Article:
By Kayhan Life Staff

U.S. Assistant Secretary of State for Near Eastern Affairs David Schenker has criticized the UN Security Council for refusing to trigger the “snapback” of all the sanctions on Iran that were lifted under the 2015 Joint Comprehensive Plan of Action (JCPOA), better known as the Iran nuclear deal.

Mr. Schenker made the comments during a remote video interview with the Washington-based think tank, the Brookings Institution, on Sept. 9.

On Aug. 26, all 15 members of the UN Security except the Dominican Republic blocked a U.S. effort to trigger the snapback mechanism that would have ended the JCPOA completely. The U.S. withdrew from the agreement in May 2018.

“We were disappointed that we failed to get support for extending the arms embargo,” Schenker said. “It is unconscionable, looking at what Iran is doing, exporting arms to its regional proxies, whether that be the Iranian-backed Shia militias in Iraq, the Houthis [in Yemen], the [Afghan] Fatemiyoun [Division, also known as Liwa Fatemiyoun] and Hezbollah in Syria and Lebanon.”

“It is incredibly destabilizing, and they are already under an arms embargo. One can only imagine what it looks like after. So, we will go after countries – economically — that do business [and] sell arms to Iran,” Schenker warned. “There was a time when we looked to our partners for support on this, but the U.S. is a powerful economic machine, and companies will not want secondary sanctions regardless of whether their governments support the snapback.”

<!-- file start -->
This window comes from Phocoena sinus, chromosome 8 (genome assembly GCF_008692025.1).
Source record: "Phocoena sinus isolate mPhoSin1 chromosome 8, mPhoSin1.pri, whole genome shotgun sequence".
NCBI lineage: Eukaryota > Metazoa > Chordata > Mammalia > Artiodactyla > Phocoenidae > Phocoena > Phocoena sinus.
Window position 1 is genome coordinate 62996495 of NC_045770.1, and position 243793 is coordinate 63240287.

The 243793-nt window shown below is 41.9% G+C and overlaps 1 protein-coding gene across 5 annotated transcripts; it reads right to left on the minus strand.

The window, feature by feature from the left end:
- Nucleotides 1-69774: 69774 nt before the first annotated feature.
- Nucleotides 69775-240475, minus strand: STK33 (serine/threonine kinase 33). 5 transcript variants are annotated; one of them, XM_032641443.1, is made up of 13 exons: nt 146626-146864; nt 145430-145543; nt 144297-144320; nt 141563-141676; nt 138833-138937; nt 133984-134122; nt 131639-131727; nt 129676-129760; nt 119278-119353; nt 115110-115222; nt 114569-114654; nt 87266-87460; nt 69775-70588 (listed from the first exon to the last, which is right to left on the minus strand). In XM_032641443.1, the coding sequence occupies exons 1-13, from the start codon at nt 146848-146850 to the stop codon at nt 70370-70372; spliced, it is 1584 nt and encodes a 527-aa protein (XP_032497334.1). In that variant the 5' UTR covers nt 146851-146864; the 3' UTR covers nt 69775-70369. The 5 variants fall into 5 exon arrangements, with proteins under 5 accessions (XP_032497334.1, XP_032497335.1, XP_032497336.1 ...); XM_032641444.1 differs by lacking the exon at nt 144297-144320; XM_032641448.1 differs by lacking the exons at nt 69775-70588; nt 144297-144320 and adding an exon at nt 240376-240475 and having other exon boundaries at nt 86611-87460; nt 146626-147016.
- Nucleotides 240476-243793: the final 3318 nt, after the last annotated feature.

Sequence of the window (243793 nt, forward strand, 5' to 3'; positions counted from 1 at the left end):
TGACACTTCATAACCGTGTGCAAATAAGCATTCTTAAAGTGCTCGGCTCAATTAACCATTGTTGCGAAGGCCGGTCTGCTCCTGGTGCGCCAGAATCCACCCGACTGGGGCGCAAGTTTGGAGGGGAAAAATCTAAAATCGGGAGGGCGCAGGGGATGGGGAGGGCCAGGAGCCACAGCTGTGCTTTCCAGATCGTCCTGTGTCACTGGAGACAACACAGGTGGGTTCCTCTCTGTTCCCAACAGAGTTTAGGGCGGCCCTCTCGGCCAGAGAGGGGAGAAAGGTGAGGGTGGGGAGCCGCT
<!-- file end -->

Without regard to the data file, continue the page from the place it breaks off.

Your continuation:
Schenker also gave an update on the Israeli-United Arab Emirates (UAE) peace treaty, better known as the Abraham Accord, which was agreed to by Israel and the UAE on Aug. 13. He said the accord would strengthen Arab-Israeli relations and weaken Iran’s influence in the region.

“We have already seen significant steps to implement the [Abraham] Accord,” Schenker said. “It is a monumental move by any standard. We believe that it will undoubtedly set off a cascade of regional developments. Finally, we saw the first commercial flight to the UAE, carrying both the Israeli officials and the media.”

“We believe what happened with the Abraham Accord will change the regional dynamics,” Schenker argued. “I am not predicting dominos falling in the region, but it sets a different regional tone that will enable other states to enhance their relationship with Israel.”

“Secretary [of State Mike Pompeo] recently visited Israel, the UAE, Bahrain, Oman, and Sudan,” Schenker said. “The focus was on the initial agreement of the Abraham Accord and discussed other bilateral issues.”

[aesop_image img=”” panorama=”off” credit=”Jerusalem, Israel.- U.S. Secretary of State Mike Pompeo together with Israeli Prime Minister Benjamin Netanyahu in Jerusalem, Aug. 24, 2020. REUTERS./ ” align=”center” lightbox=”on” captionsrc=”custom” captionposition=”left” revealfx=”off” overlay_revealfx=”off”]

“In Israel, he met we Prime Minister [Benjamin] Netanyahu, and Alternate Prime Minister [Benny] Gantz, with whom he discussed the key portions of the agreement,” Schenker noted. “In addition, the secretary addressed the continued threat posed by Iran. Israel, among many of our regional partners, shares these concerns about Iran’s malign regional activities.”

“In the Gulf, the secretary made a case for the Gulf unity in the face of shared concern about Iran,” Schenker added. “In Bahrain, the secretary met with King Hamad [bin Isa bin Salman al-Khalifa] and Crown Prince Salman bin Hamad bin Isa Al Khalifa, encouraging support for the Abraham Accord. They discussed the need to work toward ending the gulf rift, which will better enable us to counter the Iranian regime’s malign activities.”